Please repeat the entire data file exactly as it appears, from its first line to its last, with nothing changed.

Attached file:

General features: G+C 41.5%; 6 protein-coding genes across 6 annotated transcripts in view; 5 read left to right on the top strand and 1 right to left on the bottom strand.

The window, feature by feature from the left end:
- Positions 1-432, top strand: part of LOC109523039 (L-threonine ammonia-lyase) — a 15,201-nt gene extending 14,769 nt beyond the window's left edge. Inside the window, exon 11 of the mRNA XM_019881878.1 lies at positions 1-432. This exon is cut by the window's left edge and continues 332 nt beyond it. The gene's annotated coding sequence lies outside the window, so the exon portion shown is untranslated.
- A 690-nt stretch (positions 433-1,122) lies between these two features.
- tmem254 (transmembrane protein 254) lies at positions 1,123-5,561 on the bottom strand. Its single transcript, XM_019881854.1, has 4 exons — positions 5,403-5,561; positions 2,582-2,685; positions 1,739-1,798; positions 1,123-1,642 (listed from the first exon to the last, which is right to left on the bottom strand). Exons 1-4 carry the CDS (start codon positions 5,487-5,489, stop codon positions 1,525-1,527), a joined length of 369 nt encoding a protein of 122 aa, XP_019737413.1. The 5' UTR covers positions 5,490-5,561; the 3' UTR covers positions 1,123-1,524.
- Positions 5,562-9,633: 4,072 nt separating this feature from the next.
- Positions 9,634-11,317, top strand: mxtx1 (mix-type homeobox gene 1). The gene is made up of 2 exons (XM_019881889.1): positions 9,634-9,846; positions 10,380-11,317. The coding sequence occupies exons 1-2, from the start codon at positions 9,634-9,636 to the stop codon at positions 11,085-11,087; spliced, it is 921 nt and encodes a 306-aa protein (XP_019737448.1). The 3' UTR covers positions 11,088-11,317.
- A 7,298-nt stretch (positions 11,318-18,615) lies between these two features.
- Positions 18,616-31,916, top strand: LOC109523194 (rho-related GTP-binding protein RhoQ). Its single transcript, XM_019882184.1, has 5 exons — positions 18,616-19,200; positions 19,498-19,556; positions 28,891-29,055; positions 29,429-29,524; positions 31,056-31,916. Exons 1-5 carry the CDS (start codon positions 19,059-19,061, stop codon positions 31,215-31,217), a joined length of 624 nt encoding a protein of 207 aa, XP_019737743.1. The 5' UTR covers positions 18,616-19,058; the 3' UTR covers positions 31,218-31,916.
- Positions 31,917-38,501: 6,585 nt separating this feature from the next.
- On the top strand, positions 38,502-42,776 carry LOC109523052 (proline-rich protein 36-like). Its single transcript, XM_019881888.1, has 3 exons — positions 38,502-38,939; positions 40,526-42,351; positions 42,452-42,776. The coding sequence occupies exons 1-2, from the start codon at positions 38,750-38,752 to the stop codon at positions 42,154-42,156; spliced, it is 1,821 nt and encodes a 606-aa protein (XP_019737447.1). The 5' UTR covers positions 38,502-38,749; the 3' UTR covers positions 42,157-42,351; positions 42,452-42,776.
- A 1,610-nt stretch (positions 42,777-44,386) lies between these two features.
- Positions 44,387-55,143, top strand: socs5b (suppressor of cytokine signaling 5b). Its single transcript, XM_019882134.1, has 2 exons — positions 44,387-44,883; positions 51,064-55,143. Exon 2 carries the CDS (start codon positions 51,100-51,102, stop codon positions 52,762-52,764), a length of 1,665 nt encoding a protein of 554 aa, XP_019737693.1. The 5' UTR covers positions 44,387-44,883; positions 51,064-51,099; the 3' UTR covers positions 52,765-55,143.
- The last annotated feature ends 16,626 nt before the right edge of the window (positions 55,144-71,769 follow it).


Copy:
General features: G+C 41.5%; 6 protein-coding genes across 6 annotated transcripts in view; 5 read left to right on the top strand and 1 right to left on the bottom strand.

The window, feature by feature from the left end:
- Positions 1-432, top strand: part of LOC109523039 (L-threonine ammonia-lyase) — a 15,201-nt gene extending 14,769 nt beyond the window's left edge. Inside the window, exon 11 of the mRNA XM_019881878.1 lies at positions 1-432. This exon is cut by the window's left edge and continues 332 nt beyond it. The gene's annotated coding sequence lies outside the window, so the exon portion shown is untranslated.
- A 690-nt stretch (positions 433-1,122) lies between these two features.
- tmem254 (transmembrane protein 254) lies at positions 1,123-5,561 on the bottom strand. Its single transcript, XM_019881854.1, has 4 exons — positions 5,403-5,561; positions 2,582-2,685; positions 1,739-1,798; positions 1,123-1,642 (listed from the first exon to the last, which is right to left on the bottom strand). Exons 1-4 carry the CDS (start codon positions 5,487-5,489, stop codon positions 1,525-1,527), a joined length of 369 nt encoding a protein of 122 aa, XP_019737413.1. The 5' UTR covers positions 5,490-5,561; the 3' UTR covers positions 1,123-1,524.
- Positions 5,562-9,633: 4,072 nt separating this feature from the next.
- Positions 9,634-11,317, top strand: mxtx1 (mix-type homeobox gene 1). The gene is made up of 2 exons (XM_019881889.1): positions 9,634-9,846; positions 10,380-11,317. The coding sequence occupies exons 1-2, from the start codon at positions 9,634-9,636 to the stop codon at positions 11,085-11,087; spliced, it is 921 nt and encodes a 306-aa protein (XP_019737448.1). The 3' UTR covers positions 11,088-11,317.
- A 7,298-nt stretch (positions 11,318-18,615) lies between these two features.
- Positions 18,616-31,916, top strand: LOC109523194 (rho-related GTP-binding protein RhoQ). Its single transcript, XM_019882184.1, has 5 exons — positions 18,616-19,200; positions 19,498-19,556; positions 28,891-29,055; positions 29,429-29,524; positions 31,056-31,916. Exons 1-5 carry the CDS (start codon positions 19,059-19,061, stop codon positions 31,215-31,217), a joined length of 624 nt encoding a protein of 207 aa, XP_019737743.1. The 5' UTR covers positions 18,616-19,058; the 3' UTR covers positions 31,218-31,916.
- Positions 31,917-38,501: 6,585 nt separating this feature from the next.
- On the top strand, positions 38,502-42,776 carry LOC109523052 (proline-rich protein 36-like). Its single transcript, XM_019881888.1, has 3 exons — positions 38,502-38,939; positions 40,526-42,351; positions 42,452-42,776. The coding sequence occupies exons 1-2, from the start codon at positions 38,750-38,752 to the stop codon at positions 42,154-42,156; spliced, it is 1,821 nt and encodes a 606-aa protein (XP_019737447.1). The 5' UTR covers positions 38,502-38,749; the 3' UTR covers positions 42,157-42,351; positions 42,452-42,776.
- A 1,610-nt stretch (positions 42,777-44,386) lies between these two features.
- Positions 44,387-55,143, top strand: socs5b (suppressor of cytokine signaling 5b). Its single transcript, XM_019882134.1, has 2 exons — positions 44,387-44,883; positions 51,064-55,143. Exon 2 carries the CDS (start codon positions 51,100-51,102, stop codon positions 52,762-52,764), a length of 1,665 nt encoding a protein of 554 aa, XP_019737693.1. The 5' UTR covers positions 44,387-44,883; positions 51,064-51,099; the 3' UTR covers positions 52,765-55,143.
- The last annotated feature ends 16,626 nt before the right edge of the window (positions 55,144-71,769 follow it).